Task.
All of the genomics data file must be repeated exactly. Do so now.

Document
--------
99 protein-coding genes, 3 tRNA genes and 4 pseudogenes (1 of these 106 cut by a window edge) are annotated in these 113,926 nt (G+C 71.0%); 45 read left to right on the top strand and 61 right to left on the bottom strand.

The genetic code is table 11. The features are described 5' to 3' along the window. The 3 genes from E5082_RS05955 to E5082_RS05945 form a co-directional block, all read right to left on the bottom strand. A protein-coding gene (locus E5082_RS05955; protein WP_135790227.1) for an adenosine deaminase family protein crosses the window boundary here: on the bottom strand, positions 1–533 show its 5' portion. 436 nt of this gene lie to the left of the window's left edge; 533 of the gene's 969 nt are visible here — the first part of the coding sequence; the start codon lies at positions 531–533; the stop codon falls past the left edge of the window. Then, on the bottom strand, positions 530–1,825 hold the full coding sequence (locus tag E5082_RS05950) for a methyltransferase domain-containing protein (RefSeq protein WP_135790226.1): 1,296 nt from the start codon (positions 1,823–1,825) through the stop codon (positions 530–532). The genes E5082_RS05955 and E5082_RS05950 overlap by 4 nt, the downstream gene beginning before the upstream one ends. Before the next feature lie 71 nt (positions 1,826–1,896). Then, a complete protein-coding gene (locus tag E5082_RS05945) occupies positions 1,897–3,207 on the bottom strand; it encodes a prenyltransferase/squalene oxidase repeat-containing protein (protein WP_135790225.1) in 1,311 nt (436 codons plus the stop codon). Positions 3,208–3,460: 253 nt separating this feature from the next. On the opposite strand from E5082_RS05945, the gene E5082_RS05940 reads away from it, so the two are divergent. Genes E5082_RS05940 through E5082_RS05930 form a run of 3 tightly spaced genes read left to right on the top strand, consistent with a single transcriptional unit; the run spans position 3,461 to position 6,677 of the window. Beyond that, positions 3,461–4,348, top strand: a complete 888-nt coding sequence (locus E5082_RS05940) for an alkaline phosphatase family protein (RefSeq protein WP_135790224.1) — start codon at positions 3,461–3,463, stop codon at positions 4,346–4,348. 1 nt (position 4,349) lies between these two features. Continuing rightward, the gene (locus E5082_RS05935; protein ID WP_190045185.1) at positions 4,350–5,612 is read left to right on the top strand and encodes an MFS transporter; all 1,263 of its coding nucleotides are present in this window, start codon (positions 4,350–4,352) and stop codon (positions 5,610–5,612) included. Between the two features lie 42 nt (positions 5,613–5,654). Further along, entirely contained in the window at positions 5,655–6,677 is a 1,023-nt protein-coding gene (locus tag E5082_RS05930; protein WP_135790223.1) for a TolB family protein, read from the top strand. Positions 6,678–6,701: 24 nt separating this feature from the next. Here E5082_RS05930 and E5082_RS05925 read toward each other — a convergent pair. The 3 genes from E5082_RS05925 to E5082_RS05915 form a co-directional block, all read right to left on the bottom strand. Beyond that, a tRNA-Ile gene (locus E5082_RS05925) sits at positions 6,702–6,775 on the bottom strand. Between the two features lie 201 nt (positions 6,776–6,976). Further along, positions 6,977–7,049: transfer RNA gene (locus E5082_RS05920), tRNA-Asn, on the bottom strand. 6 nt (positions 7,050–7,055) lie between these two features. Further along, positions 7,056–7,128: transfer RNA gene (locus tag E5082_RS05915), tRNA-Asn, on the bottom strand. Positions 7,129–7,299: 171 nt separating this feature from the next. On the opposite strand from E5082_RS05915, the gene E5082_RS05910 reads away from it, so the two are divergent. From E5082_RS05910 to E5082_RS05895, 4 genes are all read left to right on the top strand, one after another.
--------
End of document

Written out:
99 protein-coding genes, 3 tRNA genes and 4 pseudogenes (1 of these 106 cut by a window edge) are annotated in these 113,926 nt (G+C 71.0%); 45 read left to right on the top strand and 61 right to left on the bottom strand.

The genetic code is table 11. The features are described 5' to 3' along the window. The 3 genes from E5082_RS05955 to E5082_RS05945 form a co-directional block, all read right to left on the bottom strand. A protein-coding gene (locus E5082_RS05955; protein WP_135790227.1) for an adenosine deaminase family protein crosses the window boundary here: on the bottom strand, positions 1–533 show its 5' portion. 436 nt of this gene lie to the left of the window's left edge; 533 of the gene's 969 nt are visible here — the first part of the coding sequence; the start codon lies at positions 531–533; the stop codon falls past the left edge of the window. Then, on the bottom strand, positions 530–1,825 hold the full coding sequence (locus tag E5082_RS05950) for a methyltransferase domain-containing protein (RefSeq protein WP_135790226.1): 1,296 nt from the start codon (positions 1,823–1,825) through the stop codon (positions 530–532). The genes E5082_RS05955 and E5082_RS05950 overlap by 4 nt, the downstream gene beginning before the upstream one ends. Before the next feature lie 71 nt (positions 1,826–1,896). Then, a complete protein-coding gene (locus tag E5082_RS05945) occupies positions 1,897–3,207 on the bottom strand; it encodes a prenyltransferase/squalene oxidase repeat-containing protein (protein WP_135790225.1) in 1,311 nt (436 codons plus the stop codon). Positions 3,208–3,460: 253 nt separating this feature from the next. On the opposite strand from E5082_RS05945, the gene E5082_RS05940 reads away from it, so the two are divergent. Genes E5082_RS05940 through E5082_RS05930 form a run of 3 tightly spaced genes read left to right on the top strand, consistent with a single transcriptional unit; the run spans position 3,461 to position 6,677 of the window. Beyond that, positions 3,461–4,348, top strand: a complete 888-nt coding sequence (locus E5082_RS05940) for an alkaline phosphatase family protein (RefSeq protein WP_135790224.1) — start codon at positions 3,461–3,463, stop codon at positions 4,346–4,348. 1 nt (position 4,349) lies between these two features. Continuing rightward, the gene (locus E5082_RS05935; protein ID WP_190045185.1) at positions 4,350–5,612 is read left to right on the top strand and encodes an MFS transporter; all 1,263 of its coding nucleotides are present in this window, start codon (positions 4,350–4,352) and stop codon (positions 5,610–5,612) included. Between the two features lie 42 nt (positions 5,613–5,654). Further along, entirely contained in the window at positions 5,655–6,677 is a 1,023-nt protein-coding gene (locus tag E5082_RS05930; protein WP_135790223.1) for a TolB family protein, read from the top strand. Positions 6,678–6,701: 24 nt separating this feature from the next. Here E5082_RS05930 and E5082_RS05925 read toward each other — a convergent pair. The 3 genes from E5082_RS05925 to E5082_RS05915 form a co-directional block, all read right to left on the bottom strand. Beyond that, a tRNA-Ile gene (locus E5082_RS05925) sits at positions 6,702–6,775 on the bottom strand. Between the two features lie 201 nt (positions 6,776–6,976). Further along, positions 6,977–7,049: transfer RNA gene (locus E5082_RS05920), tRNA-Asn, on the bottom strand. 6 nt (positions 7,050–7,055) lie between these two features. Further along, positions 7,056–7,128: transfer RNA gene (locus tag E5082_RS05915), tRNA-Asn, on the bottom strand. Positions 7,129–7,299: 171 nt separating this feature from the next. On the opposite strand from E5082_RS05915, the gene E5082_RS05910 reads away from it, so the two are divergent. From E5082_RS05910 to E5082_RS05895, 4 genes are all read left to right on the top strand, one after another.